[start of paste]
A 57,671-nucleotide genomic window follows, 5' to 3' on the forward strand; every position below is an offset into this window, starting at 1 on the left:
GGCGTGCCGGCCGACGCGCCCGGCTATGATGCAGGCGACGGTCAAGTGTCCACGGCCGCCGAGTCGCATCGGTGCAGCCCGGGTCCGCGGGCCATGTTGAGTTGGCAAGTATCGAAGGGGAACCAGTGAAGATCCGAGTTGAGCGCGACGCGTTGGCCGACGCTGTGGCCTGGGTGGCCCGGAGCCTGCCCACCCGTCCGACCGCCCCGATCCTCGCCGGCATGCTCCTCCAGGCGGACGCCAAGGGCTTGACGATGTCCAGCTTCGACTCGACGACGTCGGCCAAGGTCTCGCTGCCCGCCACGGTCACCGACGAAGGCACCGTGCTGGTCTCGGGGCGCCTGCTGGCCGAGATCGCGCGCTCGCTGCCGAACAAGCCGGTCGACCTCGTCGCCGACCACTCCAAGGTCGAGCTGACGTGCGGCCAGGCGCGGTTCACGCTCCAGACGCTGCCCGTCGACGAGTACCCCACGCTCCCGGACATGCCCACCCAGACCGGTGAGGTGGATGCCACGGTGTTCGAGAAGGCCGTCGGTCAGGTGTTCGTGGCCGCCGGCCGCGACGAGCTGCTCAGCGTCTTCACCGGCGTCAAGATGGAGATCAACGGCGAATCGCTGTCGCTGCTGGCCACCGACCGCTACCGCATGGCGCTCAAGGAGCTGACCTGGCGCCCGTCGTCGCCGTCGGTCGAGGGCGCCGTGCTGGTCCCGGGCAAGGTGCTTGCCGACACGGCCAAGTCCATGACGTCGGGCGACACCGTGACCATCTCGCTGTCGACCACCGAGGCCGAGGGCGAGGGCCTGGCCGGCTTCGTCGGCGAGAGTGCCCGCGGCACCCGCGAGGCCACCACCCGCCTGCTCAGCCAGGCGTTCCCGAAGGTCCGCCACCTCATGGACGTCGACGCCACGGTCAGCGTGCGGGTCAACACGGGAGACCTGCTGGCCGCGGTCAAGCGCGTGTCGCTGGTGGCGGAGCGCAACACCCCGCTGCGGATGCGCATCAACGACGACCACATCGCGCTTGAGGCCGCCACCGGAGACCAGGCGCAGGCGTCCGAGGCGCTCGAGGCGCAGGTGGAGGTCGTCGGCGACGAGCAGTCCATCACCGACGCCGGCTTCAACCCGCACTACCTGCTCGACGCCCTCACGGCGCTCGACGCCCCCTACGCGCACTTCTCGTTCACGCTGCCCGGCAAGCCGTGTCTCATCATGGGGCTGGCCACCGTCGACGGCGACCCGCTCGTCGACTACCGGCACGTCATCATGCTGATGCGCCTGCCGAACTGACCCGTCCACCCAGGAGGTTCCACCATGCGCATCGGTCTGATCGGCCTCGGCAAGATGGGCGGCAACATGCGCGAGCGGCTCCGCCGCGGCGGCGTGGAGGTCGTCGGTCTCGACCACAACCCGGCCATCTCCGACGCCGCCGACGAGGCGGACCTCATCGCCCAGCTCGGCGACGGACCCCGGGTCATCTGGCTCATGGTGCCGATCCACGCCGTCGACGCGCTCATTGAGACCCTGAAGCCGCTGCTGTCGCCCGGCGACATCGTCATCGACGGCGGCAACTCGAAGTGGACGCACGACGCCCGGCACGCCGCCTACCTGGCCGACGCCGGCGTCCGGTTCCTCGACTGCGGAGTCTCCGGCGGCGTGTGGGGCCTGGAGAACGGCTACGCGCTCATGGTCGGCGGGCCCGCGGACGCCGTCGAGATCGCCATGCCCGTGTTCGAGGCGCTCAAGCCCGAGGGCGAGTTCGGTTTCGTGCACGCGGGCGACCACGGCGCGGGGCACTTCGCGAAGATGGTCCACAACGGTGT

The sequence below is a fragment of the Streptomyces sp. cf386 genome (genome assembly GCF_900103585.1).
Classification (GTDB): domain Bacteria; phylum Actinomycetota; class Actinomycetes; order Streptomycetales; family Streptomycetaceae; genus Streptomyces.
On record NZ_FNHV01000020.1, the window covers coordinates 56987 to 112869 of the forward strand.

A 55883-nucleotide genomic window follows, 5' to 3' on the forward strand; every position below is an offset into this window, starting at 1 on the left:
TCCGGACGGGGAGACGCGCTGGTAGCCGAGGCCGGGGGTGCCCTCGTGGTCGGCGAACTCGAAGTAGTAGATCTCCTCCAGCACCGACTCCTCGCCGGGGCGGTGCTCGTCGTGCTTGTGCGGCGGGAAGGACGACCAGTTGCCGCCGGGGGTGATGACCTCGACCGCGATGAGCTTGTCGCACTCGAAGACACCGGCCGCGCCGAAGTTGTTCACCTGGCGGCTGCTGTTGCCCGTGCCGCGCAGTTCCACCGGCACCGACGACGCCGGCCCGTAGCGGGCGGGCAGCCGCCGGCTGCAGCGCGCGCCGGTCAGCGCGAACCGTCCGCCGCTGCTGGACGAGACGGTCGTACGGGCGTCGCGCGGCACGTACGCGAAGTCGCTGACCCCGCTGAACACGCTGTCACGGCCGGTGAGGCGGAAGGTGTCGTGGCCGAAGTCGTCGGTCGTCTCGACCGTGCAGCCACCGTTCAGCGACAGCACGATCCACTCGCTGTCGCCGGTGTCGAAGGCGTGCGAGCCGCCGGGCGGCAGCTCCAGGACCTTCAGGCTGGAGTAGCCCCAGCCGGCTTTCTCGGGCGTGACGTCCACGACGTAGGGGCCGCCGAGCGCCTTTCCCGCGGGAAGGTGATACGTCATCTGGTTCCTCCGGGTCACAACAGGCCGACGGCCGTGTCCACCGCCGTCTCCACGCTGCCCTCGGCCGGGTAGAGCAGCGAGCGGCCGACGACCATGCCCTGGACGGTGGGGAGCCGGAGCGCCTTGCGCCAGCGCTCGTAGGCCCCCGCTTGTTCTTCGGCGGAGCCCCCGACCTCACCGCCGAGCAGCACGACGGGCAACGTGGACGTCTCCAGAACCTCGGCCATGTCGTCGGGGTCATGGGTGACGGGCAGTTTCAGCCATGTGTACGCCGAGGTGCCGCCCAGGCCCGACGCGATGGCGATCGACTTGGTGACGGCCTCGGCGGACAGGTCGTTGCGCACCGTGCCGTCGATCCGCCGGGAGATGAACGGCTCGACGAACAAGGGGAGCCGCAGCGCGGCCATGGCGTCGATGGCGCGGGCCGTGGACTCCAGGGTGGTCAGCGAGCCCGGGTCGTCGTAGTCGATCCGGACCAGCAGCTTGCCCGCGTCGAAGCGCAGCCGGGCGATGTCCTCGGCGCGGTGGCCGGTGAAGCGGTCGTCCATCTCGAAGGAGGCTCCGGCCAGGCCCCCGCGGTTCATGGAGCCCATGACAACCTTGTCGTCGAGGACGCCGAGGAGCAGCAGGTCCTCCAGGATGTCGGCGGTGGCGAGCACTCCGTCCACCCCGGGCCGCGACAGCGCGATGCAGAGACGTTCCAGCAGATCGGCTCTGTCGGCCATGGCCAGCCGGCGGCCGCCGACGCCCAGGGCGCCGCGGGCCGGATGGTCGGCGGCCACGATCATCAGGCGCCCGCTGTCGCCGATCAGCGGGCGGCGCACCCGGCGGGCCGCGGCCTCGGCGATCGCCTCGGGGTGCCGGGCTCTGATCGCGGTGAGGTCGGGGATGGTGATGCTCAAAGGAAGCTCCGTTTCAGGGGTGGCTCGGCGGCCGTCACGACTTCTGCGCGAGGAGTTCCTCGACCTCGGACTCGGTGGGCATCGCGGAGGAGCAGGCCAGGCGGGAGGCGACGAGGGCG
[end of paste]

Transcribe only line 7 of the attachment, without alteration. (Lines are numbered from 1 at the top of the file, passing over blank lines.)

TCCGGACGGGGAGACGCGCTGGTAGCCGAGGCCGGGGGTGCCCTCGTGGTCGGCGAACTCGAAGTAGTAGATCTCCTCCAGCACCGACTCCTCGCCGGGGCGGTGCTCGTCGTGCTTGTGCGGCGGGAAGGACGACCAGTTGCCGCCGGGGGTGATGACCTCGACCGCGATGAGCTTGTCGCACTCGAAGACACCGGCCGCGCCGAAGTTGTTCACCTGGCGGCTGCTGTTGCCCGTGCCGCGCAGTTCCACCGGCACCGACGACGCCGGCCCGTAGCGGGCGGGCAGCCGCCGGCTGCAGCGCGCGCCGGTCAGCGCGAACCGTCCGCCGCTGCTGGACGAGACGGTCGTACGGGCGTCGCGCGGCACGTACGCGAAGTCGCTGACCCCGCTGAACACGCTGTCACGGCCGGTGAGGCGGAAGGTGTCGTGGCCGAAGTCGTCGGTCGTCTCGACCGTGCAGCCACCGTTCAGCGACAGCACGATCCACTCGCTGTCGCCGGTGTCGAAGGCGTGCGAGCCGCCGGGCGGCAGCTCCAGGACCTTCAGGCTGGAGTAGCCCCAGCCGGCTTTCTCGGGCGTGACGTCCACGACGTAGGGGCCGCCGAGCGCCTTTCCCGCGGGAAGGTGATACGTCATCTGGTTCCTCCGGGTCACAACAGGCCGACGGCCGTGTCCACCGCCGTCTCCACGCTGCCCTCGGCCGGGTAGAGCAGCGAGCGGCCGACGACCATGCCCTGGACGGTGGGGAGCCGGAGCGCCTTGCGCCAGCGCTCGTAGGCCCCCGCTTGTTCTTCGGCGGAGCCCCCGACCTCACCGCCGAGCAGCACGACGGGCAACGTGGACGTCTCCAGAACCTCGGCCATGTCGTCGGGGTCATGGGTGACGGGCAGTTTCAGCCATGTGTACGCCGAGGTGCCGCCCAGGCCCGACGCGATGGCGATCGACTTGGTGACGGCCTCGGCGGACAGGTCGTTGCGCACCGTGCCGTCGATCCGCCGGGAGATGAACGGCTCGACGAACAAGGGGAGCCGCAGCGCGGCCATGGCGTCGATGGCGCGGGCCGTGGACTCCAGGGTGGTCAGCGAGCCCGGGTCGTCGTAGTCGATCCGGACCAGCAGCTTGCCCGCGTCGAAGCGCAGCCGGGCGATGTCCTCGGCGCGGTGGCCGGTGAAGCGGTCGTCCATCTCGAAGGAGGCTCCGGCCAGGCCCCCGCGGTTCATGGAGCCCATGACAACCTTGTCGTCGAGGACGCCGAGGAGCAGCAGGTCCTCCAGGATGTCGGCGGTGGCGAGCACTCCGTCCACCCCGGGCCGCGACAGCGCGATGCAGAGACGTTCCAGCAGATCGGCTCTGTCGGCCATGGCCAGCCGGCGGCCGCCGACGCCCAGGGCGCCGCGGGCCGGATGGTCGGCGGCCACGATCATCAGGCGCCCGCTGTCGCCGATCAGCGGGCGGCGCACCCGGCGGGCCGCGGCCTCGGCGATCGCCTCGGGGTGCCGGGCTCTGATCGCGGTGAGGTCGGGGATGGTGATGCTCAAAGGAAGCTCCGTTTCAGGGGTGGCTCGGCGGCCGTCACGACTTCTGCGCGAGGAGTTCCTCGACCTCGGACTCGGTGGGCATCGCGGAGGAGCAGGCCAGGCGGGAGGCGACGAGGGCG